The game was over. Syracuse guard Eric Devendorf's impossible shot at the buzzer had propelled the Orange to a victory over Connecticut in the quarterfinals of the Big East tournament.
Syracuse coach Jim Boeheim looked like former NC State coach Jim Valvano, running around with his arms spread looking for someone to embrace in victory, Meanwhile the hero Devendorf jumped up on the scorer's table so the fans could get a better look at the new edition of Christian Laettner. It was a beautiful sight, except it didn't count — and not until six overtime periods and about an hour later was a winner finally decided.
After being analyzed by the officials, the shot was waved off. So the game, thought to be in the books, was thrust into overtime. The rest is history.
Syracuse eventually won, pulling out a 127-117 victory in the sixth overtime. It was the second-longest Division I game of all time. The numbers, like the game itself, were historic — three hours 46 minutes long, 244 combined points, eight fouled out players, six double-doubles. If you took the two best games played in the Big East this season and put them together, they might still come up short of this masterpiece.
Syracuse didn't lead in any of the first five overtimes, but when they finally took the lead on Andy Rautin's three-pointer early in the sixth overtime, they kept it for good. Jonny Flynn had a game-high 34 points and Paul Harris had 29 points and 22 rebounds. Connecticut's A.J. Price led his team with 33 points and 10 assists.
"It would have been a lot better if they just counted Eric's shot and we could have gone home two hours ago," Boeheim said in the post-game press conference. "But that's the way it goes."
Easier, maybe. But better? Not even close.
A championship in the Cards
Most of the world will remember this year's Big East tournament for that legendary six overtime game, but at least in one place – Louisville – that game was second-page material. That's because the Louisville Cardinals won their first-ever Big East championship, defeating an exhausted Syracuse team 76-66.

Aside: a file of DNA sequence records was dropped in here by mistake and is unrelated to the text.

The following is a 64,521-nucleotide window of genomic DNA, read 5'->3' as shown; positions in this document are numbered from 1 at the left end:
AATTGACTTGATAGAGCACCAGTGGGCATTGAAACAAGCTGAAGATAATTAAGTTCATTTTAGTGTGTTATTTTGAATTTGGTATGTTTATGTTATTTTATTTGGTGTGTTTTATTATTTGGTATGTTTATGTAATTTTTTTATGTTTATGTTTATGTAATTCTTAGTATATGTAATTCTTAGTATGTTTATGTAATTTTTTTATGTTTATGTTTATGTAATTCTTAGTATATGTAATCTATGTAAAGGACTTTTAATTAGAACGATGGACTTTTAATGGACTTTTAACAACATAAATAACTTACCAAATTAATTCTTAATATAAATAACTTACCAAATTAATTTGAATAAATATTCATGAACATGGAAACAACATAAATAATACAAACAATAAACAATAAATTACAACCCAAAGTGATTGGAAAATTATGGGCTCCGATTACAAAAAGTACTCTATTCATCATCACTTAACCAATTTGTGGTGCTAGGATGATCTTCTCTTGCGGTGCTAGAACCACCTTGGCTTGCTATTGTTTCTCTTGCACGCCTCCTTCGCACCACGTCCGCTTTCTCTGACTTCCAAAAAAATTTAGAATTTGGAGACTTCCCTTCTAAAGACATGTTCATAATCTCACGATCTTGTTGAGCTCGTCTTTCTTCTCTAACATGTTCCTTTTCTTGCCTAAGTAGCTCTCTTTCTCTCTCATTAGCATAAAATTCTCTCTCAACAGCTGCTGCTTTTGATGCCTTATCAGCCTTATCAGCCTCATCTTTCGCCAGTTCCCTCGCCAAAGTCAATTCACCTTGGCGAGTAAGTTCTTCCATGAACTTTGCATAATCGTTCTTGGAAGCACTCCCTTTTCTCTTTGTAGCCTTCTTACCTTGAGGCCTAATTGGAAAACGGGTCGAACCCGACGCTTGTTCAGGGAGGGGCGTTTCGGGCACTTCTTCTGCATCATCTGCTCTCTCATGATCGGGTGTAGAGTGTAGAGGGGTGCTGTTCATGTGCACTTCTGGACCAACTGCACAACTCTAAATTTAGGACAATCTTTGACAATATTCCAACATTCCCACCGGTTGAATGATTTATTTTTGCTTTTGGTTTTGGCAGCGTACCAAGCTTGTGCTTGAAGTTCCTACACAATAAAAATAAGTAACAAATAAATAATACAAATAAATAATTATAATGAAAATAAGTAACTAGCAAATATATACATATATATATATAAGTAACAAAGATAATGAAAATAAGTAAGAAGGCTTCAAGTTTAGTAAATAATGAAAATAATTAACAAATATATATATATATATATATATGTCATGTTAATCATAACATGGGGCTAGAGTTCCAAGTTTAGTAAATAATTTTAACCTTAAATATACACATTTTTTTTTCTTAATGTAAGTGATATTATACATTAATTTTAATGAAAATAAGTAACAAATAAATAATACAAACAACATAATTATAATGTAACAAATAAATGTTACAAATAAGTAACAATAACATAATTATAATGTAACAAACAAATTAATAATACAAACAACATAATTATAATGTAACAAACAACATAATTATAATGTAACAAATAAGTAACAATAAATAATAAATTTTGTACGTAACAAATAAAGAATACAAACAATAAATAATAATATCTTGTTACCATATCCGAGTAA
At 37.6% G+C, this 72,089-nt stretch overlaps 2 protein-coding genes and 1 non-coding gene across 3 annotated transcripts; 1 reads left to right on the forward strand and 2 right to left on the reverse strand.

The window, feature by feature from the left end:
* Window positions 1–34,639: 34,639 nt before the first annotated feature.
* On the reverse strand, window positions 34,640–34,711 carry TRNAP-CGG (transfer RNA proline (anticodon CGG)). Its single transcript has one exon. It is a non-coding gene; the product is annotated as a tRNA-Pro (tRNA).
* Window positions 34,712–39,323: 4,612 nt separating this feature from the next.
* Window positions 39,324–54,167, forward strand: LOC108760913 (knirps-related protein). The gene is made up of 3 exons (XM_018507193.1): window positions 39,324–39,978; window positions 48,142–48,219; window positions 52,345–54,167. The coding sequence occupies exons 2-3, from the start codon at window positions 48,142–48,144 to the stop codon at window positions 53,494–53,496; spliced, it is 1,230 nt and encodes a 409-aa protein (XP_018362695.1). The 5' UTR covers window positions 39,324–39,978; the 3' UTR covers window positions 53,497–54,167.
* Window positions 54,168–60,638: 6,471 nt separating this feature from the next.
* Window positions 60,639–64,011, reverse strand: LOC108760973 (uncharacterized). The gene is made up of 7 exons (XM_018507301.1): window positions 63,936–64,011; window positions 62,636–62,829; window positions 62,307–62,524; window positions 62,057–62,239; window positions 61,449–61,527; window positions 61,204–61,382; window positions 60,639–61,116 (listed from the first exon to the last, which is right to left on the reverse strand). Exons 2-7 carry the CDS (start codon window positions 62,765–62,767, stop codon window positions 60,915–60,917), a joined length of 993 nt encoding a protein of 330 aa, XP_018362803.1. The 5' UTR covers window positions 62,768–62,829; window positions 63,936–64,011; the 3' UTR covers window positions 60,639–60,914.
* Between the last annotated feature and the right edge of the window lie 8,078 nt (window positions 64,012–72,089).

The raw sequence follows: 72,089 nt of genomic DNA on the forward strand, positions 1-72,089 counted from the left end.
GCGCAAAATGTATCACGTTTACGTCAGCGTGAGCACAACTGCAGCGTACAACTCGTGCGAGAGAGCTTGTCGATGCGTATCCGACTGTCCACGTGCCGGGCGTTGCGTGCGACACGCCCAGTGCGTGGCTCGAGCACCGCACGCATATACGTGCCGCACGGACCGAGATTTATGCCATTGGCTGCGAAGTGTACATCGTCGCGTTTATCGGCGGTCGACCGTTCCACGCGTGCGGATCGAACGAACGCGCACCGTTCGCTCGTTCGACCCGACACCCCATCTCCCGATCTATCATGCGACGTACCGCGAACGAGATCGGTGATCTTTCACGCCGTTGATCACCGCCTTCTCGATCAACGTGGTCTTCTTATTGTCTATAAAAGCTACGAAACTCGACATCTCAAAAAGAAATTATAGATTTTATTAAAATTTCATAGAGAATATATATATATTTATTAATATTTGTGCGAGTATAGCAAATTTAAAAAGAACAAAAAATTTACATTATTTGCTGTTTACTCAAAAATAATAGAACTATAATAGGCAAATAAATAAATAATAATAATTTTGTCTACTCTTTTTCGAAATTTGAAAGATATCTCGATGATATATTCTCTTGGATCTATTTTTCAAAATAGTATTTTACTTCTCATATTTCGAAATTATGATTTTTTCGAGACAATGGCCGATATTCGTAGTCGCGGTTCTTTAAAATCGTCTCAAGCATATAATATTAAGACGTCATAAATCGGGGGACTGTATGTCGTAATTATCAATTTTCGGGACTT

With tournament favorites Pittsburgh and Connecticut both losing their first games, the title was Louisville's for the taking, and the high-flying team led by All-Big East First Team selection Terrence Williams took full advantage. Louisville beat Providence in the quarterfinals and then Villanova in the semis en route to their championship win over Syracuse. The Cardinals also won the regular season championship with a 16-2 conference record. Syracuse went into halftime with the lead, but came out looking sluggish in the second half. Louisville's Earl Clark had 13 points and 10 rebounds in the win.
A look to the tourney
With the regular season wrapped up, the Big East can start looking ahead to their NCAA Tournament match-ups. The conference put seven teams in the tournament, including three No. 1 seeds in Pittsburgh, Connecticut and Louisville. The first round Big East schedule looks like this: No. 1 Pittsburgh vs. No. 16 Eastern Tennessee State; No. 1 Connecticut vs. No. 16 UT-Chattanooga; No. 3 Villanova vs. No. 14 American University; No. 3 Syracuse vs. No. 14 Stephen F. Austin; No. 6 Marquette vs. No. 11 Utah State; and No. 6 West Virginia vs. No. 11 Dayton. The No. 1 overall seed, Louisville, will play the winner of the play-in game.
Player of the week
If scientists cut open Syracuse sophomore Jonny Flynn right now, they wouldn't find any of the usual internal organs that normal humans possess. In their place, they would see two larger-than-life Energizer batteries — only fitting for the player who seems to keep going and going.
The pint-sized warrior played an astounding 67 minutes in the sixovertime game against Connecticut, all 45 minutes in their single overtime win against West Virginia, and 34 minutes in the championship loss to Louisville. He had 22 points and 10 assists, and 11 points and six assists in those last two games, respectively. Flynn was named the tournament MVP, but wasn't satisfied with the award.
"I would trade the trophy to win the Big East Tournament any day. The team awards are way better," Flynn said. "I'm just very disappointed. I wasn't even fatigued." Syracuse's superman was the first player on a losing team to win the award since Victor Page did it for Georgetown in 1996.